4. Pour fruit into prepared pan and sprinkle with the topping mixture evenly.

5. Bake for 45 minutes, until the top is golden and filling is bubbly.

Cathy Monrad is the graphic designer and garden crafter for Upstate Gardeners’ Journal. You can find her experimenting in the kitchen when she is not at her desk or in the garden.  

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A blooming good time

by cathym on July 15, 2021

By Ed Healy; photos provided by Visit Buffalo Niagara

Summer is garden touring season in Buffalo—the sweet spot in our calendar when hundreds of Buffalonians place a sign at the curb inviting one and all to stop and smell their flowers. There’s no better time to get to know our city, its surrounding suburbs and the welcoming people who live here. 

Not only is Buffalo home to the largest free garden walk in the entire country—Garden Walk Buffalo—we’re also the site of fifteen other walks and tours. On top of that, nearly 100 gardens  are part of Gardens Buffalo Niagara’s annual Open Gardens event, which takes place on Thursdays and Fridays, for select hours, in July. 

Of all the flower spotting options available in our region, Open Gardens may be my favorite. Open Gardens is the lesser known, unassuming sibling of the older, more acclaimed Garden Walk Buffalo. Garden Walk tends to get all the attention, but Open Gardens is doing its best to prove that it’s just as worthy of the attention of serious flower fans. While Garden Walk attracts tens of thousands of visitors to Buffalo over the course of the last weekend in July every year, Open Gardens is low key, modest, more of a small dinner party that’s perfect for sharing a glass of wine with one of Buffalo’s famously friendly gardeners.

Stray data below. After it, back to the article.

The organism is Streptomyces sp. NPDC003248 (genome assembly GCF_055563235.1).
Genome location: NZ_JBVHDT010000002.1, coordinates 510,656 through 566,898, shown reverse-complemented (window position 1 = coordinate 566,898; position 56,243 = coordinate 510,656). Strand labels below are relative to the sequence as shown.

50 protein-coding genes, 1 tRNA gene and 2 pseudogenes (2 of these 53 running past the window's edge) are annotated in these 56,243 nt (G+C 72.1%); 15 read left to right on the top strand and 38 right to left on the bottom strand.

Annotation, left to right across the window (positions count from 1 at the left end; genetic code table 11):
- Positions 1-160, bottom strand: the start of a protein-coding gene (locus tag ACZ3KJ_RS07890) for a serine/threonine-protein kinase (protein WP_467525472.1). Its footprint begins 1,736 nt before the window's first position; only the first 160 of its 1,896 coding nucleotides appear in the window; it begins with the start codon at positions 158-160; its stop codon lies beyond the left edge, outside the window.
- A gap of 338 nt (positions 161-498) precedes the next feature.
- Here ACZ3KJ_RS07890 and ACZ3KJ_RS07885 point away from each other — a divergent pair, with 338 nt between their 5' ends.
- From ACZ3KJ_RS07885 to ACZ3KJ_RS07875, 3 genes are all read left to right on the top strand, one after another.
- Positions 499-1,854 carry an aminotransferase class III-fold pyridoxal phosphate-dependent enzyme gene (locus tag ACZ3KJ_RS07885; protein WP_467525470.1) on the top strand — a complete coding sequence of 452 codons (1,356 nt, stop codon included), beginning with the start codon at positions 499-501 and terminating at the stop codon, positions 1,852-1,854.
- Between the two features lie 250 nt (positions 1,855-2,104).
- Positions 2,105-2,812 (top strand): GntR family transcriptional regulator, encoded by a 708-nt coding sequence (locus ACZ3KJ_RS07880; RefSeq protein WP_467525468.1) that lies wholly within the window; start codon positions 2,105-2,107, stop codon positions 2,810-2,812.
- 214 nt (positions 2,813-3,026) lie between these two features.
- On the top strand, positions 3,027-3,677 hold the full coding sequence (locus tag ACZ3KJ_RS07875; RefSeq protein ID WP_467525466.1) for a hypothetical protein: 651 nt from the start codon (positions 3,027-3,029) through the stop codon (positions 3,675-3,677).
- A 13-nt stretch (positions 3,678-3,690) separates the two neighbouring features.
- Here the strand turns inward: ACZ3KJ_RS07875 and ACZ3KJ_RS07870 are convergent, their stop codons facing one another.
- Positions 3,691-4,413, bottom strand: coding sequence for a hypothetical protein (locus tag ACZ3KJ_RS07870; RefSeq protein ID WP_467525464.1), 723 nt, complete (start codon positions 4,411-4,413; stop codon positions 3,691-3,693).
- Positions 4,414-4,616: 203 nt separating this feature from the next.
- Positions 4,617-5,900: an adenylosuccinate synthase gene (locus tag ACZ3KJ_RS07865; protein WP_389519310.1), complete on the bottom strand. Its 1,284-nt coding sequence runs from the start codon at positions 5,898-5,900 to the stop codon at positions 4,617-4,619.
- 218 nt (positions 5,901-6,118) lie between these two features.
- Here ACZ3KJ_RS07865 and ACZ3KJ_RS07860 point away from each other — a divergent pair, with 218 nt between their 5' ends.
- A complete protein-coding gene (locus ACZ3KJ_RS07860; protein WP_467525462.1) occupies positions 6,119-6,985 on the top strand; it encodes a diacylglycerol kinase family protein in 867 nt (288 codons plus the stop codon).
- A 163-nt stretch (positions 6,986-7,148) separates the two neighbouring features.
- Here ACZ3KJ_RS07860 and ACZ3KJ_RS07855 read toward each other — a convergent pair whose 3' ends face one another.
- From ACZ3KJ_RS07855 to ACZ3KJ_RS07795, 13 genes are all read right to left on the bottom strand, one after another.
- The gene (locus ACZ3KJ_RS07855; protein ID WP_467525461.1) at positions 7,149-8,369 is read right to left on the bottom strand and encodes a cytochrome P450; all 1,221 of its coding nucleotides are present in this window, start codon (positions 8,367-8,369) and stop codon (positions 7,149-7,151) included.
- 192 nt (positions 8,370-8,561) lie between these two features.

The element of surprise is what keeps my wife and me going back to Open Gardens. A modestly landscaped Hamburg front yard disguises the fact that an overwhelming floral display—complete with an extensive model railroad and a shed outfitted to resemble a train station—lies out back. Then there’s the backyard on Delaware Road in Tonawanda that’s a farm, garden, and wildlife habitat all rolled into one lush landscape. Sometimes the surprises come in the form of an outdoor bar that wouldn’t be out of place in Key West, or a Japanese garden that would make a visitor from Tokyo feel right at home. Buffalo’s gardens are quirky, creative, and bear the mark of each gardener’s artistic muse.

Buffalo’s moveable feast of flowers is unique to Buffalo. In fact, between all the walks and open gardens there may be no greater concentration of private gardens open to the public. Other cities send delegations to find out exactly how we do it. Other visitors admit it would be impossible to do what we do so well. An out-of-town guest experiencing Garden Walk for the first time once turned to me and said, “We couldn’t do this where I’m from. People just wouldn’t open up their yards to complete strangers.” In that case, welcome to the city of good neighbors. 

For more information, visit gardensbuffaloniagara.com

Ed Healy is the Vice President of Marketing at Visit Buffalo Niagara.